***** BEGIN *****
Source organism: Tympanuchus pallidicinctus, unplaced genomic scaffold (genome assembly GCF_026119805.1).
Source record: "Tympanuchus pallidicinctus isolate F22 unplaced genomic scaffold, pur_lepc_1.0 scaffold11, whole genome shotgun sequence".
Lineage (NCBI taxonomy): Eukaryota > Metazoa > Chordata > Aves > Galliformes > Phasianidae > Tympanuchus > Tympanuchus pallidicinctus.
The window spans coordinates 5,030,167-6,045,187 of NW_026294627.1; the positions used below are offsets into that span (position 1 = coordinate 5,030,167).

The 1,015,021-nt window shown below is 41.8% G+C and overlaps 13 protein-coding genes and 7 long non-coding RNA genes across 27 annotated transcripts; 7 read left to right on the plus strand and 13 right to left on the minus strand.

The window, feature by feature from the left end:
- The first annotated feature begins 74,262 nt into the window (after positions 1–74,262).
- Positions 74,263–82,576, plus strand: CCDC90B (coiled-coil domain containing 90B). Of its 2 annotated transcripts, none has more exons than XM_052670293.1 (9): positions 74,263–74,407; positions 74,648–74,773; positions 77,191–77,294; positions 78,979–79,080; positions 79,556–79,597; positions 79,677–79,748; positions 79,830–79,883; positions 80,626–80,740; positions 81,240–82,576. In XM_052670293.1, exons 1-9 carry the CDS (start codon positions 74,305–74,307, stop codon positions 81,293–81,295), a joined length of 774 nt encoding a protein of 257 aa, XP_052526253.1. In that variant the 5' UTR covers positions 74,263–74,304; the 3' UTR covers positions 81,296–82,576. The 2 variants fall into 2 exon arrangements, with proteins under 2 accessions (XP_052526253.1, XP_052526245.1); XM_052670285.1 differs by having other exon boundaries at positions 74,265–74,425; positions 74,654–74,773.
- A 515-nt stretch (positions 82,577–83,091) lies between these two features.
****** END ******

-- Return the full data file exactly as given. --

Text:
Source organism: Tympanuchus pallidicinctus, unplaced genomic scaffold (genome assembly GCF_026119805.1).
Source record: "Tympanuchus pallidicinctus isolate F22 unplaced genomic scaffold, pur_lepc_1.0 scaffold11, whole genome shotgun sequence".
Lineage (NCBI taxonomy): Eukaryota > Metazoa > Chordata > Aves > Galliformes > Phasianidae > Tympanuchus > Tympanuchus pallidicinctus.
The window spans coordinates 5,030,167-6,045,187 of NW_026294627.1; the positions used below are offsets into that span (position 1 = coordinate 5,030,167).

The 1,015,021-nt window shown below is 41.8% G+C and overlaps 13 protein-coding genes and 7 long non-coding RNA genes across 27 annotated transcripts; 7 read left to right on the plus strand and 13 right to left on the minus strand.

The window, feature by feature from the left end:
- The first annotated feature begins 74,262 nt into the window (after positions 1–74,262).
- Positions 74,263–82,576, plus strand: CCDC90B (coiled-coil domain containing 90B). Of its 2 annotated transcripts, none has more exons than XM_052670293.1 (9): positions 74,263–74,407; positions 74,648–74,773; positions 77,191–77,294; positions 78,979–79,080; positions 79,556–79,597; positions 79,677–79,748; positions 79,830–79,883; positions 80,626–80,740; positions 81,240–82,576. In XM_052670293.1, exons 1-9 carry the CDS (start codon positions 74,305–74,307, stop codon positions 81,293–81,295), a joined length of 774 nt encoding a protein of 257 aa, XP_052526253.1. In that variant the 5' UTR covers positions 74,263–74,304; the 3' UTR covers positions 81,296–82,576. The 2 variants fall into 2 exon arrangements, with proteins under 2 accessions (XP_052526253.1, XP_052526245.1); XM_052670285.1 differs by having other exon boundaries at positions 74,265–74,425; positions 74,654–74,773.
- A 515-nt stretch (positions 82,577–83,091) lies between these two features.